[Read: 3 Tax-Deductible Investment Expenses You Should Take]

Also, consider opportunities to maximize other tax-advantaged accounts.

A health savings account, for example, allows for tax-deductible contributions, tax-deferred growth and tax-free withdrawals when used for qualified health care expenses. These accounts, tied to high deductible health insurance plans, afford another path to investing on a tax-advantaged basis.

Rebalance and Work on Tax Planning

Reviewing asset allocation is another important step in completing a summer portfolio checkup.

"Summer is the perfect time to rebalance your portfolio and start tax planning," Baker says. "Investors should look for ways to tax harvest on nonqualified portfolios and now is the time to set their portfolio up for the long term."

Rebalancing should be done at least semi-annually, if not quarterly, Brenner says, so summer may be a good time to pencil in an overdue portfolio review. In following a schedule for rebalancing, focus on the bigger picture, versus which way stocks are moving.

"To do otherwise is tantamount to trying to time the market, which is a fool's errand," Brenner says.

In terms of tax planning, Baker says to consider executing an IRA Roth conversion before the fall. This could save some stress versus attempting to do it at the end of the year.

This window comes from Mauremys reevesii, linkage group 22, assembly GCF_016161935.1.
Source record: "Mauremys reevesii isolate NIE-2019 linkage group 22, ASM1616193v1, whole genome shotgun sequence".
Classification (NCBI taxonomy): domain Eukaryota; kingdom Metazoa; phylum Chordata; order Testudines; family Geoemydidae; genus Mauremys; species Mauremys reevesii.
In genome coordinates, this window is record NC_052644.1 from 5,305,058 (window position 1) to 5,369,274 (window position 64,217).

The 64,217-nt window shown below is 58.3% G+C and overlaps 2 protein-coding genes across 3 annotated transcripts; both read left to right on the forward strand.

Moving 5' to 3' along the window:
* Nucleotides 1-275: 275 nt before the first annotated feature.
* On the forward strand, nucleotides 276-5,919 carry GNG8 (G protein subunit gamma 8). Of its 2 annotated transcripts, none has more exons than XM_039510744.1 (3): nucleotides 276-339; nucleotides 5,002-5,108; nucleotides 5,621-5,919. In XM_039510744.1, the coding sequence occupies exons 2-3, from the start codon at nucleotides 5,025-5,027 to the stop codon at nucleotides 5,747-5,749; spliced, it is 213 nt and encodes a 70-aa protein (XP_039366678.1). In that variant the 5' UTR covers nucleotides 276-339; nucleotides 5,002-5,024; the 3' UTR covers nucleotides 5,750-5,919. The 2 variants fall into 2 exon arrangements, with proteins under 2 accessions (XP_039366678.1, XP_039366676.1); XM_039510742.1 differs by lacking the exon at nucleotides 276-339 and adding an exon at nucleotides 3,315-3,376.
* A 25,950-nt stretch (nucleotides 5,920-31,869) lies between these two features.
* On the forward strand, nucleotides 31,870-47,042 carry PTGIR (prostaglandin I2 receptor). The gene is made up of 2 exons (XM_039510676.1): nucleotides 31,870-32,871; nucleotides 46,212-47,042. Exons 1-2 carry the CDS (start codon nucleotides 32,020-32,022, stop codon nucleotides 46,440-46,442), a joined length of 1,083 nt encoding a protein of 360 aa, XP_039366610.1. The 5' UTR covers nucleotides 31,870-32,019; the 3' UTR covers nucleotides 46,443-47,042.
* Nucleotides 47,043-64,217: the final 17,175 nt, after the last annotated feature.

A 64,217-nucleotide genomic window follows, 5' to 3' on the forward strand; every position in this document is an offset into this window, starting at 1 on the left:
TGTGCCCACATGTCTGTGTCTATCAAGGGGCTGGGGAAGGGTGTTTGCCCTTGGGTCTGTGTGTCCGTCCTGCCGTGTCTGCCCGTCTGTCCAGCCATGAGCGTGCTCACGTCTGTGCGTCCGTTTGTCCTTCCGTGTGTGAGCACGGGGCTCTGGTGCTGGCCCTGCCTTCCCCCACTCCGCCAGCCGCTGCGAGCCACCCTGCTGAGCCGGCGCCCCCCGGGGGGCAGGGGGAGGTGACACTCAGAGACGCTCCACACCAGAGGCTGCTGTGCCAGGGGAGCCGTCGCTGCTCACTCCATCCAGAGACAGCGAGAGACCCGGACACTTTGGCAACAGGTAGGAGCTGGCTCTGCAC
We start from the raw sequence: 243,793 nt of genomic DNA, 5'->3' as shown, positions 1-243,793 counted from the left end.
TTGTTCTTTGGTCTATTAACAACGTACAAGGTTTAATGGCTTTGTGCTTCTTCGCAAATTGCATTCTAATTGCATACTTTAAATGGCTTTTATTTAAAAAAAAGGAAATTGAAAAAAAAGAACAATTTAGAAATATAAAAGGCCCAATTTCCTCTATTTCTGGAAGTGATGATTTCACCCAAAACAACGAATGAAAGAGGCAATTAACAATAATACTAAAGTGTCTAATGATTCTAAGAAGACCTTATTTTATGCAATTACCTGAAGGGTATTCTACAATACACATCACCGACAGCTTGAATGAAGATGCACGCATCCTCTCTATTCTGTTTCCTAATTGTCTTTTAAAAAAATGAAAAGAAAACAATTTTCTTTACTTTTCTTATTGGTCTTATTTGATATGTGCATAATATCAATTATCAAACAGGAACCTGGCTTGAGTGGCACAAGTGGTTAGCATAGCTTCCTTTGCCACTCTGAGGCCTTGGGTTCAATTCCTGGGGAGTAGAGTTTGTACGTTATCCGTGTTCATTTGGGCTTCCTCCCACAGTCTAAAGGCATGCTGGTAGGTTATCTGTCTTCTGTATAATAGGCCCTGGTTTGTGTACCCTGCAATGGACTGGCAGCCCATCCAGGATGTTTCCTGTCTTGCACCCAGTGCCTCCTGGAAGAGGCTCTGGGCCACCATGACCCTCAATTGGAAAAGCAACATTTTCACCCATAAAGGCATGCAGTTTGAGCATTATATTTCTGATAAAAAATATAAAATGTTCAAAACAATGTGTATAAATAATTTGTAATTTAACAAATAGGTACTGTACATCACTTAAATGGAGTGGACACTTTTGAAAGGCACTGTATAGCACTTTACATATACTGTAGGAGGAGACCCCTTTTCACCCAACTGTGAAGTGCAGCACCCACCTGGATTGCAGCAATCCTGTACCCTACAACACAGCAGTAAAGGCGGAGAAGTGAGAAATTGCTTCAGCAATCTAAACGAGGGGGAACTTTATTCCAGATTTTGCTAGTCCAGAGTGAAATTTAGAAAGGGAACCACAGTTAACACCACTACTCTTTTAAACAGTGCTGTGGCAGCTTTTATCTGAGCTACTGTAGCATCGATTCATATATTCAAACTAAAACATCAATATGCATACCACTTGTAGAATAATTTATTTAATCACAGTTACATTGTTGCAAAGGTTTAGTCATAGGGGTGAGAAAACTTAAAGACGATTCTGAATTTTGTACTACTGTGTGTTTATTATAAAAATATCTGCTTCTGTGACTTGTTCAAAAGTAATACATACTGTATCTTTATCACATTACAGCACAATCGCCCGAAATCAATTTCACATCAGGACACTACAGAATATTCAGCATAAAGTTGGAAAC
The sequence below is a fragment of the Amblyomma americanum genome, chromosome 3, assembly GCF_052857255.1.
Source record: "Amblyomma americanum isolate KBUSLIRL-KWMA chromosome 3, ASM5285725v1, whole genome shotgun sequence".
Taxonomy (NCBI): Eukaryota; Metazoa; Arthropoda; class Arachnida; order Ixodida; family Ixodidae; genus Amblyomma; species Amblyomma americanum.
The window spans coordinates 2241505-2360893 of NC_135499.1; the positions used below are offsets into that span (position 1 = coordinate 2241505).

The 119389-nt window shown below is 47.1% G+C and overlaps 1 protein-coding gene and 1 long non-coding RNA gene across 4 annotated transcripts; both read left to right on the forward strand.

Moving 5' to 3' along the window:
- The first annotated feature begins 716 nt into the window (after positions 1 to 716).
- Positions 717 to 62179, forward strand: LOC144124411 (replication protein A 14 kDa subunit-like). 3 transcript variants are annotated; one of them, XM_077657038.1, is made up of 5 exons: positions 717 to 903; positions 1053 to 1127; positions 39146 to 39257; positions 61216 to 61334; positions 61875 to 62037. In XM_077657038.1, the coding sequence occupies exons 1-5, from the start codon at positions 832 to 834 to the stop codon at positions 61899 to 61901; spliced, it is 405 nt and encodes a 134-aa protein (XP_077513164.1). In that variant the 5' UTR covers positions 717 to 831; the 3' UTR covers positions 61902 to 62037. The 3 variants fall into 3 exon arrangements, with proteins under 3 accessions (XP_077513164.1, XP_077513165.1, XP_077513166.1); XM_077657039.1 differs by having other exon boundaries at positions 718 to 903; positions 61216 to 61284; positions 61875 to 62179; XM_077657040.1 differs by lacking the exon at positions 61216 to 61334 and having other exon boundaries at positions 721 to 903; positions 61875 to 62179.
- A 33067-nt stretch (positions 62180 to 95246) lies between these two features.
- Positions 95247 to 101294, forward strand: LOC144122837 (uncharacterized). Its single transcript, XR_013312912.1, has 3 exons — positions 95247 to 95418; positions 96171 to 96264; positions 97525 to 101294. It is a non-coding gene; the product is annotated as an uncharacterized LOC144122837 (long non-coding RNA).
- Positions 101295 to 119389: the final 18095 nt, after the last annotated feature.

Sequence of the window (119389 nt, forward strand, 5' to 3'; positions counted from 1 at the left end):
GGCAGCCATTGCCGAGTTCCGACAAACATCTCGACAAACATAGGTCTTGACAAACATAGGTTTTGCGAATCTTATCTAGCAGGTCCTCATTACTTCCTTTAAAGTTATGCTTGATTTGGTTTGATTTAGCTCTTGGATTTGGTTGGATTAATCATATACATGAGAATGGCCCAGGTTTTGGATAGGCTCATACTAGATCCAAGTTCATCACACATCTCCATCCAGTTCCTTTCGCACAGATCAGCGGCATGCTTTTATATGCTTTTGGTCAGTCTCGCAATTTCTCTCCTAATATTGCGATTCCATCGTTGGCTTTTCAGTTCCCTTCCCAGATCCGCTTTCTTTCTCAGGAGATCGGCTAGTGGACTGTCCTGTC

Converting traditional IRA assets to Roth IRA assets can yield tax advantages in retirement, as qualified withdrawals would become tax free. But it's important to consider the upfront tax implications, as Roth conversions can increase taxable income for the year.

Schedule an Advisor Check-In

Working with a financial advisor to guide decisions is only effective when there's an ongoing dialogue.

"Having an advisor and a portfolio team that's always watching your portfolio so you can enjoy life is one advantage of using an investment manager," Kubie says.

Focus on doing some basic housekeeping tasks for the short term, while discussing long-term objectives. For instance, it's a good time to talk rebalancing while also reassessing risk tolerance. If there's been a major life change recently, such as a transition to a new job, that's something else to cover as it could impact investment choices going forward.

Avoid the Fear of Missing Out

If stocks pick up the pace during the summer months, it's tempting to buy in to a trend but one shouldn't necessarily follow the crowd.

"Don't be tempted to chase the top performers year to date, as this can undermine your overall diversification strategy," Geletka says. "Also, don't let your interest in short-term hot stocks derail your long-term financial goals."

Baker says investors should keep a level head if and when volatility sets in to avoid overreacting or making the wrong decision with portfolio management. Tuning out the white noise, both from media outlets as well as other investors can help keep volatility and stock trends in perspective.

[See: 8 Questions to Ask Your Financial Advisor During Volatile Markets.]

"At social events over the summer, investors may hear how well other investments are doing and get investment envy, but don't chase returns over the summer," Baker says. "Everyone will say they have the best investment; it's important as an investor to avoid feeling like you are missing out."

And don't sell in a panic if a particular fund or stock is underperforming during the summer.

"Don't overthink it," Engelbart says. "Yes, the summer months tend to have a bit lower returns historically but this last June saw the best June returns since 1955. Sitting out of the market for any prolonged period of time may create many more issues than benefits."